Washington — Lawmakers in the U.S. Senate touted “careful” bipartisan legislation they are considering to allow automakers to sell thousands of self-driving cars on Wednesday during a field hearing at the Washington auto show.
The hearing, organized by the Senate Commerce, Science and Transportation Committee, provided an opportunity for lawmakers to speak to a largely friendly audience of D.C. auto show attendees who are mostly supportive of self-driving cars. The assembled panel was free of safety advocates who have raised questions about the wisdom of rushing to give automakers wide latitude to test and sell self-driving cars.
Sen. John Thune, R-S.D., who is chairman of the panel and one of the chief architects of self-driving legislation that is under consideration in the Senate, said lawmakers have sought to strike an appropriate balance between giving automakers the freedom to test and sell self-driving cars and putting enough regulations in place to assuage fears about driver safety.
Thune noted that the National Highway Traffic Safety Administration has said 37,000 people died on U.S. roads in 2016 and that 94 percent of car crashes are caused by human error. Self-driving cars, he said, can save lives because they “cannot fall asleep, get distracted, or become impaired, could potentially save many thousands of lives every year.”
The South Dakota Republican also noted that self-driving cars will also spur new economic activity and improve mobility for elderly and disabled people who currently have difficulty driving if lawmakers continue to take “a careful approach to these new technologies.
“We must allow innovation to thrive while also ensuring the technology is safe and reliable,” Thune said. “We must also refrain from favoring one technology, business model, or type of company over another so as to avoid locking in technology before innovation and market choices can take place.”
Democrats on the panel who are supportive of self-driving cars are similarly optimistic about the future of the bipartisan legislation.
Sen. Gary Peters, D-Bloomfield Township, who co-authored the self-driving legislation, said lawmakers “have thought long and hard about making sure that safety is first and foremost in this legislation.”
He added: “The question for me is that we have to get to the point…that we deal with the roughly 40,000 deaths (annually) on the highway and the hundreds and thousands of debilitating injuries. We’re on the verge of making major progress to eliminate nearly all of those when you take out the human error factor.”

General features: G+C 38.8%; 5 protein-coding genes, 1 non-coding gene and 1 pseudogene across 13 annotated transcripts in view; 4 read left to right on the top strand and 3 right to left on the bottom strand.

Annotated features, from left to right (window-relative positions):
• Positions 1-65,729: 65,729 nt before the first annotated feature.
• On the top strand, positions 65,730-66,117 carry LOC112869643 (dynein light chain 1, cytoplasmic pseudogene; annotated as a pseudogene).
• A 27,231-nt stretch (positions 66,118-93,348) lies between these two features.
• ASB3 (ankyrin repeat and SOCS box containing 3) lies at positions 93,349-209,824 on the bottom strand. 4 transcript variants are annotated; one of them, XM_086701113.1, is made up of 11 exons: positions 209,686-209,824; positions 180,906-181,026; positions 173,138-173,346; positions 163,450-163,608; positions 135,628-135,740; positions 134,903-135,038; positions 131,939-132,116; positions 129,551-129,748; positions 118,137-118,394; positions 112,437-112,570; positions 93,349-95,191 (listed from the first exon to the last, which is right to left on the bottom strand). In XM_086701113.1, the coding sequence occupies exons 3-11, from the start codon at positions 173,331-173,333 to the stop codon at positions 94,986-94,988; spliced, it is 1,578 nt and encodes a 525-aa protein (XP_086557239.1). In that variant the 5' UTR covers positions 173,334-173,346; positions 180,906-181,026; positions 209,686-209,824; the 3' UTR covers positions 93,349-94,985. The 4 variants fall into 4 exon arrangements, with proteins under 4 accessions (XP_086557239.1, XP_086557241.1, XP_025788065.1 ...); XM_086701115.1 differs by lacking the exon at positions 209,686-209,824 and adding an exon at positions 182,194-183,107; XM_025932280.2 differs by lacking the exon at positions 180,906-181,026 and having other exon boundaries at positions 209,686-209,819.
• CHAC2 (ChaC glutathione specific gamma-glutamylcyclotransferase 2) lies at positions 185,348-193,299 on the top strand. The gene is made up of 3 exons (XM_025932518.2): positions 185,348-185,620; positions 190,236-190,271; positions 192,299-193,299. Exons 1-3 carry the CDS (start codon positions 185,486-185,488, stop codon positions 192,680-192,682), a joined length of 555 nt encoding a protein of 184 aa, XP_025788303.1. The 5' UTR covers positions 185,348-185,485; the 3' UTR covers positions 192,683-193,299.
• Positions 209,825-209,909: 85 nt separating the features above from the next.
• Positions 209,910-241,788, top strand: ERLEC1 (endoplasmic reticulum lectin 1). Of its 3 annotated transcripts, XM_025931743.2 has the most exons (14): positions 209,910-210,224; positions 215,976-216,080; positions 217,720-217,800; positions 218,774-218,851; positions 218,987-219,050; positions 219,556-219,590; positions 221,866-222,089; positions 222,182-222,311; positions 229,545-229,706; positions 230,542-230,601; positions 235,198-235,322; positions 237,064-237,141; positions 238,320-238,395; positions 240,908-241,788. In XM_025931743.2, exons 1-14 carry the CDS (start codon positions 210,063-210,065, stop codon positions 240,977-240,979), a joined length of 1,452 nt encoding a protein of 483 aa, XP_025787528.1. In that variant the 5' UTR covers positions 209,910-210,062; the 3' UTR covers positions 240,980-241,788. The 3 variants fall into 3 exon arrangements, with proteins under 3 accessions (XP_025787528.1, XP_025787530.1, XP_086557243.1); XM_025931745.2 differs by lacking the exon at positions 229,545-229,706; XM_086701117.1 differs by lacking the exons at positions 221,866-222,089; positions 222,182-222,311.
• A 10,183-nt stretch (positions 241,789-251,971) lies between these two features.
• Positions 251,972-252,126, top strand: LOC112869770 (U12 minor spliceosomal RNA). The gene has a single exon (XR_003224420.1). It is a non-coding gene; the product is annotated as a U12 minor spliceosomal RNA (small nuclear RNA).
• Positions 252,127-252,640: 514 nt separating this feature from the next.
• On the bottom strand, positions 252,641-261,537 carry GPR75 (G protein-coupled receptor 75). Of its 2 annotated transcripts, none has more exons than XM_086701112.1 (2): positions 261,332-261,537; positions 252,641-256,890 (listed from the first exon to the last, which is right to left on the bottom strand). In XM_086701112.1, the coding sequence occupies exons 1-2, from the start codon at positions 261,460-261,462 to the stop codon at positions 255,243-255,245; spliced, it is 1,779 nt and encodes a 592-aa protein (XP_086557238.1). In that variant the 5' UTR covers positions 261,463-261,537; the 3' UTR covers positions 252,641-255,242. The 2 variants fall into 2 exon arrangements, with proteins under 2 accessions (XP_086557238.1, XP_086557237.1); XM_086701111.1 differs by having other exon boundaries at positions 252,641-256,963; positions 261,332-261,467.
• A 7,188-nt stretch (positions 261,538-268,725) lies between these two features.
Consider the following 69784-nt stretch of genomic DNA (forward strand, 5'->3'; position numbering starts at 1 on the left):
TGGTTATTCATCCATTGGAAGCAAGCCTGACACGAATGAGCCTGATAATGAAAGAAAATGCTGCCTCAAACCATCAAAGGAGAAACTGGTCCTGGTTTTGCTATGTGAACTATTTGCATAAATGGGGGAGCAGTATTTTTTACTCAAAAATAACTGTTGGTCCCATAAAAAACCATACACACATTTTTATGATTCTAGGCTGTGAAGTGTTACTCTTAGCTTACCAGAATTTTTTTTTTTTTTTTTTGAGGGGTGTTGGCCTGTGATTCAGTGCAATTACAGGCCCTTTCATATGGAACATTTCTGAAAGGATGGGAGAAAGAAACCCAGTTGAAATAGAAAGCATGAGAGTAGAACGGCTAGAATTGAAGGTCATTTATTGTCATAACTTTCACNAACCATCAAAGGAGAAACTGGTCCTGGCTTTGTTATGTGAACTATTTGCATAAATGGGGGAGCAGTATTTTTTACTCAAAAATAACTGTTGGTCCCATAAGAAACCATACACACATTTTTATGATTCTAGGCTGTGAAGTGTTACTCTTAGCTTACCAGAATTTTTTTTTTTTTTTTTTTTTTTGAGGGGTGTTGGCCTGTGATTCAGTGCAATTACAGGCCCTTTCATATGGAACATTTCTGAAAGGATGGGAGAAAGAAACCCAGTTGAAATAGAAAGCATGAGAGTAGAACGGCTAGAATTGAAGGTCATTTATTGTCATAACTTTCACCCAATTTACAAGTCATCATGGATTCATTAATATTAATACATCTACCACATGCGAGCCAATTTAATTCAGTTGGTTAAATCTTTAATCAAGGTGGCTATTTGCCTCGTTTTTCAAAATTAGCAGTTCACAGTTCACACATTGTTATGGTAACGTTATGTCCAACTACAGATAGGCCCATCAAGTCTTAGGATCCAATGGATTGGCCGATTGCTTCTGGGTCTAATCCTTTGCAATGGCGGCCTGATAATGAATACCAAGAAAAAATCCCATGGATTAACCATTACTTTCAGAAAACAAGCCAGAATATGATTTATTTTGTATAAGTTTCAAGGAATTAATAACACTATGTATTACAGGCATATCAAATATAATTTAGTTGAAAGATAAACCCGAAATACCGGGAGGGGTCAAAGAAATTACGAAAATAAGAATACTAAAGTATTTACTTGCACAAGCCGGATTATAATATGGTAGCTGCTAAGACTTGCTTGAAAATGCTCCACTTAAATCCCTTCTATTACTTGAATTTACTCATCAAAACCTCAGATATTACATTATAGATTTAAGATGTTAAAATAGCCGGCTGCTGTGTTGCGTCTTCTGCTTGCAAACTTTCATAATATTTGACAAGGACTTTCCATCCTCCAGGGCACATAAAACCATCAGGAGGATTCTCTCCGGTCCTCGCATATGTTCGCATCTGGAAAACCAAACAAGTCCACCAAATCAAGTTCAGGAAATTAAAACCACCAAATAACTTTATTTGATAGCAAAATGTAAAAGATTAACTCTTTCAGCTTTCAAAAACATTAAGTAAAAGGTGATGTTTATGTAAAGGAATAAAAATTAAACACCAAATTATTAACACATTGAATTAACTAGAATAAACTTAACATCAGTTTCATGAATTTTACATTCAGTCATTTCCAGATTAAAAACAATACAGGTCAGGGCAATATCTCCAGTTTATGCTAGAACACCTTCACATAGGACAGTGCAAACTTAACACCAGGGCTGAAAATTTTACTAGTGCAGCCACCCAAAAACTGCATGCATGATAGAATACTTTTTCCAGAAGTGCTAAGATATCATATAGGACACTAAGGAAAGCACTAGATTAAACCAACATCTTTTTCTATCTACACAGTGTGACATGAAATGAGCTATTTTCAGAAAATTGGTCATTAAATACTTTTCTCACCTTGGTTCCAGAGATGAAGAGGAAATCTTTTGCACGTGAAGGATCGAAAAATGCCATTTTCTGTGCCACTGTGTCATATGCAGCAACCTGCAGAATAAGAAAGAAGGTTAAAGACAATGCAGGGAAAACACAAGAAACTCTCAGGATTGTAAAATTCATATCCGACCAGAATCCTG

Other Democrats were more critical of the effort to quickly approve legislation that would allow automakers to sell thousands of self-driving cars. They noted the recent high-profile recalls that have taken place, such as a Takata’s exploding air bag inflators and General Motors Co.’s ignition switches that caused cars to shut off abruptly or have their air bags disabled if they were jostled out of position.
“I want to avoid creating another generation of cars that may be unsafe at any speed,” Sen. Richard Blumenthal, D-Connecticut, said. “We know from our experience that the simplest of devices in automobiles right, ignition switches that malfunction or safety bags that are killers, can pose great dangers.”
Blumenthal, a frequent automaker critic, said he might vote for “some” legislation that relates to self-driving cars in the near future, but he declined to endorse the measure that is being backed now by Thune and Peters.
Panelists who represented members of the auto industry said it is urgent for the Senate to quickly approve the self-driving bill to allow test of the autonomous vehicles to ramp up.
Luke Schneider, president of Audi Mobility U.S., said the self-driving measure “will create for innovators a consistent national regulatory framework for automated vehicles necessary to advance the mobility solutions that will positively transform American cities, provide mobility to the elderly and disabled, and ensure greater safety on our roads.
“Passage of this legislation will allow us to realize the three transportation revolutions we so often talk about: shared mobility, electrification and automated vehicles, enhanced by digitalization.”
Safety advocates who were not invited to participate in the panel Wednesday expressed reservations about whether lawmakers are doing enough to ensure the safety of self-driving cars.
“Right now, we’re concerned that companies are competing to be the first, not the safest,” David Friedman, director of Cars and Product Policy and Analysis for Consumers Union, said in a statement. “Instead of cheering on that race, Senate legislation should require safety first, regardless of whether a human or software is doing the driving.”
Thune, the chairman of the panel, noted that U.S. automakers are facing stiff competition from foreign competitors who are also working to develop self-driving cars. He warned that “the rest of the world will not sit by” while U.S. lawmakers debate legislation.
“America currently leads the way in auto innovation, but many other countries, particularly China, are catching up,” Thune said. “We all want America to remain competitive and see the benefits of new jobs and new economic growth.”